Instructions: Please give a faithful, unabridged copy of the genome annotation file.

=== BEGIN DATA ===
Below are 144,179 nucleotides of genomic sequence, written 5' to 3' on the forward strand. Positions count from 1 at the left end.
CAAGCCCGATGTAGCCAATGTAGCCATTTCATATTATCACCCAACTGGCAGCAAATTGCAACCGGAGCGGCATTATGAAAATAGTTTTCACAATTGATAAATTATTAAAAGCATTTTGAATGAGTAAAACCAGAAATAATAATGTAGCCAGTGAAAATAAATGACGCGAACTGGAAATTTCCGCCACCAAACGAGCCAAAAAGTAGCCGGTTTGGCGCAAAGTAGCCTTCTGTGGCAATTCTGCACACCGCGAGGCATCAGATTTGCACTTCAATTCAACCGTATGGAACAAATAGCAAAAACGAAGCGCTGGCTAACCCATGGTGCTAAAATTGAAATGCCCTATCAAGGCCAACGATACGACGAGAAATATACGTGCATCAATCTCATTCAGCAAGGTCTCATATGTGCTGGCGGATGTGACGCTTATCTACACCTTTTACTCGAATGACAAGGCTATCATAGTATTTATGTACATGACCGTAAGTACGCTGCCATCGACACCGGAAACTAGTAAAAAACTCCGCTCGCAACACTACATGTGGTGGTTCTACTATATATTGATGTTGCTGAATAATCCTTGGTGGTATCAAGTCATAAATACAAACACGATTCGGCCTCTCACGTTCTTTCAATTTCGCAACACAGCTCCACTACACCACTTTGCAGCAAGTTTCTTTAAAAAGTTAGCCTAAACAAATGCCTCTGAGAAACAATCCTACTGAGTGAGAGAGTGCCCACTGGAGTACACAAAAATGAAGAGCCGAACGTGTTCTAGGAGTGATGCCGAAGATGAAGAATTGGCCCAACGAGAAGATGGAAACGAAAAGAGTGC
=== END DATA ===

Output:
Below are 144,179 nucleotides of genomic sequence, written 5' to 3' on the forward strand. Positions count from 1 at the left end.
CAAGCCCGATGTAGCCAATGTAGCCATTTCATATTATCACCCAACTGGCAGCAAATTGCAACCGGAGCGGCATTATGAAAATAGTTTTCACAATTGATAAATTATTAAAAGCATTTTGAATGAGTAAAACCAGAAATAATAATGTAGCCAGTGAAAATAAATGACGCGAACTGGAAATTTCCGCCACCAAACGAGCCAAAAAGTAGCCGGTTTGGCGCAAAGTAGCCTTCTGTGGCAATTCTGCACACCGCGAGGCATCAGATTTGCACTTCAATTCAACCGTATGGAACAAATAGCAAAAACGAAGCGCTGGCTAACCCATGGTGCTAAAATTGAAATGCCCTATCAAGGCCAACGATACGACGAGAAATATACGTGCATCAATCTCATTCAGCAAGGTCTCATATGTGCTGGCGGATGTGACGCTTATCTACACCTTTTACTCGAATGACAAGGCTATCATAGTATTTATGTACATGACCGTAAGTACGCTGCCATCGACACCGGAAACTAGTAAAAAACTCCGCTCGCAACACTACATGTGGTGGTTCTACTATATATTGATGTTGCTGAATAATCCTTGGTGGTATCAAGTCATAAATACAAACACGATTCGGCCTCTCACGTTCTTTCAATTTCGCAACACAGCTCCACTACACCACTTTGCAGCAAGTTTCTTTAAAAAGTTAGCCTAAACAAATGCCTCTGAGAAACAATCCTACTGAGTGAGAGAGTGCCCACTGGAGTACACAAAAATGAAGAGCCGAACGTGTTCTAGGAGTGATGCCGAAGATGAAGAATTGGCCCAACGAGAAGATGGAAACGAAAAGAGTGC